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SC quashes retrospective use of Benami Transactions (Prohibition) Amendment Act 2016


New Delhi: In a landmark order, the Supreme Court ruled on Tuesday that the forfeiture provision under Section 5 of the 2016 Act, being punitive in nature, can only be applied prospectively and not retroactively, thus firewalling benami properties transacted between 1988, when the original law was enacted, and 2016, when the amended law came into being, from confiscation and shielding perceived offenders from the mandatory three-year jail term.

‘In rem forfeiture provision under Section 5 of the 2016 Act, being punitive in nature, can only be applied prospectively and not retroactively’, said a bench comprising of Chief Justice of India NV Ramana, along with Justices Krishna Murari and Hima Kohli. The court declared some provisions of the Benami Transactions (Prohibition) Act of 1988 and the 2016 amendments to the Act unconstitutional. ‘Concerned authorities cannot initiate or continue criminal prosecution or confiscation proceedings for transactions entered into prior to the coming into force of the 2016 Act, October 25, 2016. As a consequence of the above declaration, all such prosecutions or confiscation proceedings shall stand quashed’, the court held.

SC declared that the forfeiture provision under Section 5 of the unamended Act of 1988, prior to the 2016 Amendment act, was unconstitutional for being manifestly arbitrary. ‘This brings us to the last aspect as to the retroactive operation of confiscation (forfeiture) under Section 5 read with Chapter IV of the 2016 Act. It is the argument of the Union of India that civil forfeiture being in the domain of civil law is not punitive in nature. Therefore, it does not attract the prohibition contained under Article 20(1) of the Constitution’, the court noted. It means, thereby, that if this Court holds that the civil forfeiture prescribed under the 2016 Act is punitive, only then will the prohibition under Article 20(1) apply. If not, then the prohibition does not apply.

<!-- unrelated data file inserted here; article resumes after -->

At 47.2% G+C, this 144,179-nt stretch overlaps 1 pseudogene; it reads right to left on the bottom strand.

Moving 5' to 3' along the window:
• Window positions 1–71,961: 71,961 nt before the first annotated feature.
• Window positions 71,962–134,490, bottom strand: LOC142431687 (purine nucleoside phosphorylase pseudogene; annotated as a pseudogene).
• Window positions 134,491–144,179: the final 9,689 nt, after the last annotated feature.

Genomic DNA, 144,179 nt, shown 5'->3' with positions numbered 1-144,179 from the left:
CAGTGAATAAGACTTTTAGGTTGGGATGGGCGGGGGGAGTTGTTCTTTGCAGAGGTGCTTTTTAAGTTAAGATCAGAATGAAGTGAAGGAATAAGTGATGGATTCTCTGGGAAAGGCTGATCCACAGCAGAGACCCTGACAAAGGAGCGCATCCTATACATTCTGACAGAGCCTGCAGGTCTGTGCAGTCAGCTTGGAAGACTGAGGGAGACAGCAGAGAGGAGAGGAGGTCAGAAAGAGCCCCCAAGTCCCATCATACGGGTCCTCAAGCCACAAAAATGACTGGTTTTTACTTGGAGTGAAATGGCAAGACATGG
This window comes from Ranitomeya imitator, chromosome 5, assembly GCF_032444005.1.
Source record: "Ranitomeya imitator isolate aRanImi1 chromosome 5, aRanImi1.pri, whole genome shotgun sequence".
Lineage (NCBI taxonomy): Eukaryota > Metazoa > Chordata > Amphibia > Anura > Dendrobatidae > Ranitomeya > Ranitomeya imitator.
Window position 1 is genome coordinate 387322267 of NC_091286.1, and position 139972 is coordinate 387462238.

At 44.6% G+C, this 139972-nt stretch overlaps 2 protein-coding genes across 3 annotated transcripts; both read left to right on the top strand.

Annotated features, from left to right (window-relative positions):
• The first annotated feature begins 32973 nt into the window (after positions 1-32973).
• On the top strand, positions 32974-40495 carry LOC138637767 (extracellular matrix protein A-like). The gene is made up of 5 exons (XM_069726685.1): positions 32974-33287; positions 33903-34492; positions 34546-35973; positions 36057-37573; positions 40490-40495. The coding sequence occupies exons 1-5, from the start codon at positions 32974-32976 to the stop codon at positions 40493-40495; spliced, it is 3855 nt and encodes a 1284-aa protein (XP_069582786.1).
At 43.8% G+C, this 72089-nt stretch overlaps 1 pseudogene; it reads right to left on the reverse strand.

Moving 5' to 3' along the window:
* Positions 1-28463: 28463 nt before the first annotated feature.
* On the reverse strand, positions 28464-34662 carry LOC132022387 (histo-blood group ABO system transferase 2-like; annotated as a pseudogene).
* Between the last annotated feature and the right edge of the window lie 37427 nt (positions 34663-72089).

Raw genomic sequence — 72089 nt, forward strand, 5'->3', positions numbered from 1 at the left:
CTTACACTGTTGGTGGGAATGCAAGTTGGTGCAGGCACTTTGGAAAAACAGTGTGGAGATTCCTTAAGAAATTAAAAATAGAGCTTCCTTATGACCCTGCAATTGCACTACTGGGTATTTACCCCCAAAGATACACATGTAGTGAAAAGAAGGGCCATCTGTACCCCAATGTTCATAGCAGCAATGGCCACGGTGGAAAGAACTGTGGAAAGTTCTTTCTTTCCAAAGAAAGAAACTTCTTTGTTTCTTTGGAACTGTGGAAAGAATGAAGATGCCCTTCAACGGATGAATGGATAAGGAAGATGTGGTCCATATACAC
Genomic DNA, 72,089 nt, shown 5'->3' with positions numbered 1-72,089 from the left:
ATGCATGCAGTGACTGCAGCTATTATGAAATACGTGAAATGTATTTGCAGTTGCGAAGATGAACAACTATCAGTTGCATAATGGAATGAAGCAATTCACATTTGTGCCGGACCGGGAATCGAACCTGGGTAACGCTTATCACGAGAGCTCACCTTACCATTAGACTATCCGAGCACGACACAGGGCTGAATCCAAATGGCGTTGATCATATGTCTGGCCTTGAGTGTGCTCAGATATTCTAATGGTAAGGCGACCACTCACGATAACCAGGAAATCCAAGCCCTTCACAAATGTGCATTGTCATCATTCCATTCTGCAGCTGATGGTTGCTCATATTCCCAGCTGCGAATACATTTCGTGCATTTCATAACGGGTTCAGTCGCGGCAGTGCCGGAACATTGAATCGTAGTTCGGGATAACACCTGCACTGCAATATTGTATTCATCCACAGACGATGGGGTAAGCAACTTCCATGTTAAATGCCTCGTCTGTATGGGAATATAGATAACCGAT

The 2016 Act, which amends the 1988 Act, expanded the 1988 Act to 72 sections (from 9 sections), divided into 8 chapters. Section 5 has been modified and it presently stands as ‘Property held benami liable to confiscation. — Any property, which is the subject matter of Benami transaction, shall be liable to be confiscated by the Central Government’. The 2016 Act provides for provisional attachment of the property where the concerned officer has genuine reason to believe, based on the material gathered, that the person in possession of the property held in Benami may alienate the property.

‘Such provisional attachment cannot be taken recourse to every time. Recourse under Section 24(3) of the 2016 Act should be exercised in exceptional circumstances after the previous approval of the Approving Authority. Such interim provisional attachment is strictly limited by time’, the court said. ‘When we come to the present enactment, history points to a different story wherein Benami transactions were an accepted form of holding in our country. In fact, the Privy Council had, at one point in time, praised the sui generis evolution of the doctrine of trust in the Indian law’, the court said.